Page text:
# For what values of x does the series $\sum_{n=1}^{\infty} \frac{n^x}{x^n}$ converge?

For what values of x does the series $\sum_{n=1}^{\infty}\frac{n^x}{x^n}$ converge?

I've attempted to solve this problem but I can't finish up my reasoning - I don't know how to "check" the remaining numbers. Namely:
(1) I showed that this series converges absolutely for $x \in (-\infty,-1) \cup (1, \infty)$
(2) Then, I checked $x=1$ and $x=-1$ - the series does not converge, because $\frac{n^x}{x^n}$ does not approach $0$.
(3) Zero does not work because the series is not defined.
(4). Now, what I am left with is to check the interval $(-1,1)$, but I don't know how to do this. I can cater for $(0,1)$ using the ratio test for the initial series, but what about $(-1,0)$?

• This series is convergent at $x=-1$ as we have the alternating harmonic series. My intention is use the variable transformation $x\to\frac1x$ and then look at that series. – Bumblebee Nov 22 '17 at 22:34

For $x \in (-1, 1), x\neq 0$ we have $x^n \overset{n\to\infty}{\longrightarrow} 0$. So for $x>0$ , we know $\frac{n^x}{x^n}$ does not converge to zero.

For $x<0$ we can write $x=-\frac{1}{y}$ with $y>1$. Then the absolute value of our sequence is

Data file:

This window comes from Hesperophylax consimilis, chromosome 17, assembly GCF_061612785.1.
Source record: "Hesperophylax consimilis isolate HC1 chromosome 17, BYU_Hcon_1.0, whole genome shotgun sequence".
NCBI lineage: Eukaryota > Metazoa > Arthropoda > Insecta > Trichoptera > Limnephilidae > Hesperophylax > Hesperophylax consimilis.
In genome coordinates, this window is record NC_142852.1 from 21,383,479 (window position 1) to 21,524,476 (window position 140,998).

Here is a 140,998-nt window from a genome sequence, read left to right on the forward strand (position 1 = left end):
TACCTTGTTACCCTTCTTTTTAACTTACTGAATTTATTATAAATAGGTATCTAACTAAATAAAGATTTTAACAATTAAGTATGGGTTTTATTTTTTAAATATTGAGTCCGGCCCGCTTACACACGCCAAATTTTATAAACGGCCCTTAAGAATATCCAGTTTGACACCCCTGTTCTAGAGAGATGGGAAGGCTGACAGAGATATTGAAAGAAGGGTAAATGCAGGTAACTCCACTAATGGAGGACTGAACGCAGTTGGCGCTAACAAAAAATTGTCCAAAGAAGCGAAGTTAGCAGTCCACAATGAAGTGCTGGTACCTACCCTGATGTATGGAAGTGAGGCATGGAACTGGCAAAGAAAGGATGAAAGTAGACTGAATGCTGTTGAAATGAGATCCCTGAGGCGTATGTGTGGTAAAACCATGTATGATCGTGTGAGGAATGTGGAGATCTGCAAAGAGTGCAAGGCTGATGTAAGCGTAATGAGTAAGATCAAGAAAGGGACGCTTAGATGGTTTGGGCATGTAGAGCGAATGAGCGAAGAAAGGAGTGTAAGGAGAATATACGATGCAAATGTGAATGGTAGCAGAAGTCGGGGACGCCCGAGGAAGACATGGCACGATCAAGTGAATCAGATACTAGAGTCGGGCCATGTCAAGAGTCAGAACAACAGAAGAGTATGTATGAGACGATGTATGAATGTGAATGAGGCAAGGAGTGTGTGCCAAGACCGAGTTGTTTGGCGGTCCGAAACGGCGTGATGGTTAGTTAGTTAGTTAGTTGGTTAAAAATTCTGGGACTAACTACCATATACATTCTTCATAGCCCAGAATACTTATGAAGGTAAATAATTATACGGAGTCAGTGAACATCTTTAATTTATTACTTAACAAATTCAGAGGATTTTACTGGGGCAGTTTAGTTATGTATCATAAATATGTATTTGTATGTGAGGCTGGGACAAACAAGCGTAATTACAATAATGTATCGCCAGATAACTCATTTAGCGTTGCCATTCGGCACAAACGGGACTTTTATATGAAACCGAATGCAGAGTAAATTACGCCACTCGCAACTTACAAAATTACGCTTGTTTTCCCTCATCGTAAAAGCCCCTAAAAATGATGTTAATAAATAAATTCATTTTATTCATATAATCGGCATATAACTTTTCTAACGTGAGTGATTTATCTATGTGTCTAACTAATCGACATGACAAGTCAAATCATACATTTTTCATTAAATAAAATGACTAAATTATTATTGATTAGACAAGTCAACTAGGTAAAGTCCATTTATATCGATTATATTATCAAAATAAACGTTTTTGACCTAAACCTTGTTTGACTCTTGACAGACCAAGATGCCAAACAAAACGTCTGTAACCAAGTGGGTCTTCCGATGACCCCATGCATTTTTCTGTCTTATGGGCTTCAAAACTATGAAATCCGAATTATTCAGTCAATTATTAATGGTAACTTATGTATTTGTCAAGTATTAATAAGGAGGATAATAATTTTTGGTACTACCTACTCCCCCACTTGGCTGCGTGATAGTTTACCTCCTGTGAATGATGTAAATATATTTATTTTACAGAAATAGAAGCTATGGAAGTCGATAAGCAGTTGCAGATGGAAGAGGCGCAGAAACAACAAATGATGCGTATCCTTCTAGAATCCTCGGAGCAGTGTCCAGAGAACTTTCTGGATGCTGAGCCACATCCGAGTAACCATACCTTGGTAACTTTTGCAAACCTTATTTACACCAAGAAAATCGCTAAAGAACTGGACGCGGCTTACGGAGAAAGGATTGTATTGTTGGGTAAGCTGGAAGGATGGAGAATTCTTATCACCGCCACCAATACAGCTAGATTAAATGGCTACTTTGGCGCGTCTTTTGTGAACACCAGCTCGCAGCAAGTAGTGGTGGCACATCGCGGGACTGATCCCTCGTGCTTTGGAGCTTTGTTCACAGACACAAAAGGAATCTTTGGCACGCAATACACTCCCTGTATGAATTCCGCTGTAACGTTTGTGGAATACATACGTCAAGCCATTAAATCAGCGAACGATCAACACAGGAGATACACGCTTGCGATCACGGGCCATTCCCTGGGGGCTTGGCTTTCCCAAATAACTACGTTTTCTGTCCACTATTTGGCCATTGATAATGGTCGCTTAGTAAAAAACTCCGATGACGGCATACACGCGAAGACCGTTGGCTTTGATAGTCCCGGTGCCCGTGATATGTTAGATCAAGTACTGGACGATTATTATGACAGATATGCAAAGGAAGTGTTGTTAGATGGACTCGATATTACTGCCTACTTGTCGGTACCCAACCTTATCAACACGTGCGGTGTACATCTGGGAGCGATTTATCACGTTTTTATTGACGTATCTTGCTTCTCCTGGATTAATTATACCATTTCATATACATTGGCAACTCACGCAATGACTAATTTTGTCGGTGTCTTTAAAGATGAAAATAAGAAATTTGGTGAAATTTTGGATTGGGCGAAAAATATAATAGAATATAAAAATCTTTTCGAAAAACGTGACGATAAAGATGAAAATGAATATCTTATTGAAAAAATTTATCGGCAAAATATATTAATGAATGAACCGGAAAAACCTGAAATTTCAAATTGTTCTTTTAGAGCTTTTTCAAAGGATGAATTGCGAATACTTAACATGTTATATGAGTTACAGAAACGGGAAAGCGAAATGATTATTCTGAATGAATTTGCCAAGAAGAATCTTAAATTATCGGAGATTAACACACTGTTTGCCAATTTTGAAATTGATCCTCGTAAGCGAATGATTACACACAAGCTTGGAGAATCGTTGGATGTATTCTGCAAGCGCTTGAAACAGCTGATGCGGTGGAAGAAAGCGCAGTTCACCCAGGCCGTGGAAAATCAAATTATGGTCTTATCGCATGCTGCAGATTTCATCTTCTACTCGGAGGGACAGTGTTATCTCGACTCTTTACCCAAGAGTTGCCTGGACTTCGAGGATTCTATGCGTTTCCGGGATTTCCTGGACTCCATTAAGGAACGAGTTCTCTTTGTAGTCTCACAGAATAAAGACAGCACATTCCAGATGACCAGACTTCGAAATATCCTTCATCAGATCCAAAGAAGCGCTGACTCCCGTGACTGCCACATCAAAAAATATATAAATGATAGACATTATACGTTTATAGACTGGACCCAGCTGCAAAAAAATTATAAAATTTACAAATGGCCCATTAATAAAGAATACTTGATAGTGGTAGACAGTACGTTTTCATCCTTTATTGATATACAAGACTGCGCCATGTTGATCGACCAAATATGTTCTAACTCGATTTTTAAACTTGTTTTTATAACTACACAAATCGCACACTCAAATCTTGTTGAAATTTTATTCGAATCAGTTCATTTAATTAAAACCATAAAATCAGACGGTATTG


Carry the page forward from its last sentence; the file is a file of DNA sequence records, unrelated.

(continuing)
$$\lvert\frac{n^x}{x^n}\rvert = \frac{y^n}{n^\frac1y} \ge \frac{y^n}{n}.$$

To see that this doesn't converge to zero, we can take the $\log$:

$$\log \left( \frac{y^n}{n} \right) = n\log(y) - \log(n)> 0$$ for $n$ big enough.

That means $\frac{y^n}{n}>1$.

Alternative: (for showing $\frac{y^n}{n}$ doesn't converge to zero)

Recall that $y>1$, so we can write $y=1+ \epsilon$ with $\epsilon > 0$. Now $$\frac{y^n}{n}=\frac{(1+\epsilon)^n}{n}=\frac{\sum_{k=0}^{n}\binom{n}{k}\epsilon^k}{n}=\frac{1+n\epsilon+\sum_{k=2}^{n}\binom{n}{k}\epsilon^k}{n} > \epsilon$$

• Perhaps not immediate since also $n^x\to 0$ for negative $x$ but nonetheless true. – spaceisdarkgreen Nov 22 '17 at 22:57
• @spaceisdarkgreen Yes, absolutely. I edited. Not sure if there is a nicer argument though. – blat Nov 22 '17 at 23:33
• I take "exponentials kill powers" to pretty much go without saying (and am embarrassed to not have a slick one-liner for it)... I guess you could apply L'Hospital as many times as necessary... one time in this case since $|x|<1$. – spaceisdarkgreen Nov 22 '17 at 23:45